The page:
Barbenheimer and the Return to Cinemas

We all love the memes, but what does this massive box office summer really mean for the film industry?

Gwen Pemberton (she/her) // Arts & Culture Editor
Andy Poystila (he/him) // Illustrator

Technically breathtaking existential dread and bubblegum pink comedy-satire may not be the likeliest pair, but they have come to define the summer of 2023. At least when it comes to movies. Greta Gerwig’s Barbie and Christopher Nolan’s Oppenheimer both slammed onto the big screen on July 21, and they’ve shown no signs of slowing down. The fact that these two diametrically opposed films were slated for release on the same day did not escape the notice of the viewing public, and the internet did what it does best: it ran with it.

Viewers flocked to screens for the double feature of the year, dressed to the nines in hot pink and cowboy hats. What started as a social media in-joke has had a massive financial and cultural impact. As of August 13, 2023, Barbie has grossed over $1.18 billion worldwide, making it the highest grossing film ever made by a female director. Barbie is also currently the second-highest grossing film of 2023, only losing the top spot to The Super Mario Bros. Movie, which was released in April this year.

Oppenheimer has also managed to crack the top ten. Currently, it sits at the number six spot worldwide, just behind Spider-Man: Across the Spider-Verse. Its worldwide gross of nearly $650 million is very impressive for a nearly three hour historical biopic. In fact, it is Christopher Nolan’s third highest opening weekend ever, only beaten by his two Batman sequels, The Dark Knight and The Dark Knight Rises. 

Along with the critical hype surrounding these two films, what sets them apart is the way that they have driven viewers back to physical movie theaters. Oppenheimer in particular has made a massive effort to market the film as a must-see theater experience, with its 70mm IMAX presentation. Not to discount Barbie which, as anyone who has seen it will tell you, draws theaters full of excited viewers dressed in their best Barbie gear.

2023 in general has been a big year at the box office. Aside from those already mentioned, it has also seen the releases of juggernauts like Fast X, Guardians of the Galaxy: Volume 3 and Mission Impossible – Dead Reckoning: Part One. The theater industry took a big hit in 2020, and has been slow to return to its pre-pandemic numbers, but this July marked a 20 per cent increase in gross from the same period last year, with August on track to deliver a similar feat.

Though the return to cinemas is certainly a welcome sight for many, amid the ongoing SAG-AFTRA and WGA strikes it is slightly bittersweet. As writers and performers call for fair wages and residuals, as well as protections against the incorporation of AI in the film industry, the massive numbers being brought in by studios this summer may help to keep the Alliance of Motion Picture and Television Producers (AMPTP) away from the bargaining table.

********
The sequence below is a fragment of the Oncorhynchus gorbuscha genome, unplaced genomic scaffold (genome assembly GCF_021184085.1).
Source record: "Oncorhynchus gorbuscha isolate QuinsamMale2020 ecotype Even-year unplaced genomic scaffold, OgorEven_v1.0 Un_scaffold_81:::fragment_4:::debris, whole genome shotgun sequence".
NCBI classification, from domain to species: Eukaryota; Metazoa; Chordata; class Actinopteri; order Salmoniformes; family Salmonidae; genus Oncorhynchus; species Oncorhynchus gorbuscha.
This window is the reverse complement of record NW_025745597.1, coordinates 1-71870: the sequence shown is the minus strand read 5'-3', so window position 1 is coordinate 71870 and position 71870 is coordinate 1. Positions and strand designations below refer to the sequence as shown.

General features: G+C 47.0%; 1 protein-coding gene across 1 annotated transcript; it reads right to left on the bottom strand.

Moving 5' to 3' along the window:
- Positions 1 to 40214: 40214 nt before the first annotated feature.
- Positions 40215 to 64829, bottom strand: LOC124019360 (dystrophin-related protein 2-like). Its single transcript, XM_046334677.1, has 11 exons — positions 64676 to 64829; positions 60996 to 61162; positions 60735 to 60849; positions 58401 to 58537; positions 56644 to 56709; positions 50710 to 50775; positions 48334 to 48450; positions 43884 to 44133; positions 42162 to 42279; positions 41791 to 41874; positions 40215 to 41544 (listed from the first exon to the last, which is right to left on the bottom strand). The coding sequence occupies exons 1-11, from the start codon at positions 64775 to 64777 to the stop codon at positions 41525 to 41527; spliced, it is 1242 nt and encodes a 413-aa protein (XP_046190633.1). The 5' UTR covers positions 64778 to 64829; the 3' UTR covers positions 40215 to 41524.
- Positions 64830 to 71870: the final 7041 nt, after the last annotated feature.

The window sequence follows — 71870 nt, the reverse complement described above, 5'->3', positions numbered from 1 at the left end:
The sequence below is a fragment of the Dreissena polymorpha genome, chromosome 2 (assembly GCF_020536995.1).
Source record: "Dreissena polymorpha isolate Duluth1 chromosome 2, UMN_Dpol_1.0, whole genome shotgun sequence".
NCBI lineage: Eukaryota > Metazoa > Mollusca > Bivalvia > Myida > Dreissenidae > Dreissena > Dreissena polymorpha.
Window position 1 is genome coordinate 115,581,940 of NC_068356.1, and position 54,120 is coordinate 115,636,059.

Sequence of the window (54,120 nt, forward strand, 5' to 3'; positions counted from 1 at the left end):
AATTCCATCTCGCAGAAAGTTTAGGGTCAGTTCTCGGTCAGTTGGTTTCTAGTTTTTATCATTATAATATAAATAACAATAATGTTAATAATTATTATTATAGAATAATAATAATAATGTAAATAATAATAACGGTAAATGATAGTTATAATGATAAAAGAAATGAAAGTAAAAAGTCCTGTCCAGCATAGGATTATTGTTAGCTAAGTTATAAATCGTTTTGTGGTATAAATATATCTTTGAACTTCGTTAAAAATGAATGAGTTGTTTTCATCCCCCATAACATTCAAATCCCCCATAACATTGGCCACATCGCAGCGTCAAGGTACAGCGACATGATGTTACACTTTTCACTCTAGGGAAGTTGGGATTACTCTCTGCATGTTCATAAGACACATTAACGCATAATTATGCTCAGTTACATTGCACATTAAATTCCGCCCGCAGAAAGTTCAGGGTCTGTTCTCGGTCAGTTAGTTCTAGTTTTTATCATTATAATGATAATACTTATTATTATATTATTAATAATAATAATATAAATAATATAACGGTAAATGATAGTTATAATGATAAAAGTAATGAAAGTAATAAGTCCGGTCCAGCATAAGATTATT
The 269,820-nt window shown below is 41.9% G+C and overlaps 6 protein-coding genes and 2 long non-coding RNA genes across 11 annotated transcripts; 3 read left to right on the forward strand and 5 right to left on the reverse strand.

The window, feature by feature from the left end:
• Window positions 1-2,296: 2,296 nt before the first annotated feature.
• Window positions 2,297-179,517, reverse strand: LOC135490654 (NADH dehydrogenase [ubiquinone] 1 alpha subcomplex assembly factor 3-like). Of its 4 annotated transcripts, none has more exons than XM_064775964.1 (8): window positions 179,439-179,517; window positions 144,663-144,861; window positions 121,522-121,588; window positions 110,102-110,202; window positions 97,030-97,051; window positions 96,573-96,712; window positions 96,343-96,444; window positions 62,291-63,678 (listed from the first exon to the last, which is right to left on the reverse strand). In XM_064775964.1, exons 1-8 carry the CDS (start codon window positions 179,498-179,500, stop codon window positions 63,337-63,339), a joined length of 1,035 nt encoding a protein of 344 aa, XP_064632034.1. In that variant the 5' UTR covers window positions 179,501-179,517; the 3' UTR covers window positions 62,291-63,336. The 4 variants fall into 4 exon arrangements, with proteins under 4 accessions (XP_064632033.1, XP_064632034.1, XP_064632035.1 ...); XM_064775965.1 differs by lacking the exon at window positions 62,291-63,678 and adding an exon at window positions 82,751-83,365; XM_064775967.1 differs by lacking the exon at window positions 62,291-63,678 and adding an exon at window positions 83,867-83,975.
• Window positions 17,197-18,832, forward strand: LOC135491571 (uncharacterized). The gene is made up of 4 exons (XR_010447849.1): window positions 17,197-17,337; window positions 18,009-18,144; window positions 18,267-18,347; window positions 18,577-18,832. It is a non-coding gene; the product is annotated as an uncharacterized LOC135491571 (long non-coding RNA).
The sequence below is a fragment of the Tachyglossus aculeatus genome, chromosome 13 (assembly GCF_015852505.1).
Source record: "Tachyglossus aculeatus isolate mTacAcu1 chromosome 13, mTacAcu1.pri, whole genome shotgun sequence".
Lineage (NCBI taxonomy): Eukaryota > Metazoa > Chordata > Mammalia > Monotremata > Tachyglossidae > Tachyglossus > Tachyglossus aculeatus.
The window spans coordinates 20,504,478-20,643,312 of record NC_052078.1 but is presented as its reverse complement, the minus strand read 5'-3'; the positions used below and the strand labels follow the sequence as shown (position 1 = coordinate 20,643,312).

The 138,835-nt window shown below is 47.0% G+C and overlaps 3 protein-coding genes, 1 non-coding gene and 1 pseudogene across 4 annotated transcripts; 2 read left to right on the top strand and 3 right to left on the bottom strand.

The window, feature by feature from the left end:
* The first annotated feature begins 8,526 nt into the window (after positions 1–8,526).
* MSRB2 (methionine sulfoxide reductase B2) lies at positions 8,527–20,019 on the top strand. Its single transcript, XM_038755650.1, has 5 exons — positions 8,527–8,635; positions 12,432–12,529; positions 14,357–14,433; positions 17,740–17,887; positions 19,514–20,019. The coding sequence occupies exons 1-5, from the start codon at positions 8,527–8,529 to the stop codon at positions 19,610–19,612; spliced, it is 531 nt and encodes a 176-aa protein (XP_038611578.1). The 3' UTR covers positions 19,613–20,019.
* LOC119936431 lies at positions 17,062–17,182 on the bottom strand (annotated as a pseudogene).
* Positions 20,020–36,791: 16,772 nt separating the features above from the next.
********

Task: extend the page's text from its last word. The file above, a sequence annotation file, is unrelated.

Warner Bros. Discovery CEO David Zaslav reported that the company has saved more than $100 million in Q2. Notably, Warner Bros. is the distributor behind Barbie. Zaslav also stated that the company expects an end to the strikes and a return to production in early September, but members of both unions are holding strong in their demands. On Aug. 4, negotiators for the WGA and AMPTP met for the first time since the beginning of the writers strike on May 1. Both gave no indication that they were prepared to alter demands or proposals. Though negotiations on that date were unproductive, as the writer’s strike passes its one hundredth day negotiators from both sides are set to meet on Aug. 15, with hopes of a more cooperative discussion.

Amid industry turmoil, the receipts from the summer indicate an eagerness to return to cinemas, as numbers continue to trend upwards from their 2020 lows. Whether or not the studios will see this as a push to negotiate or to remain staunch in their rejection of SAG-AFTRA and WGA demands remains to be seen. As the strikes continue, their impact on the film industry and its release schedule may not be felt immediately, especially by the public. Even so, a shrinking number of new releases is inevitable, unless an agreement is met between the studio and the unions. The supercharged response to Barbie and Oppenheimer indicates that the demand from audiences, particularly for the theater experience, is strong. 2023 is certainly the biggest summer for cinemas since 2020, but what is to come in 2024 is still up in the air.

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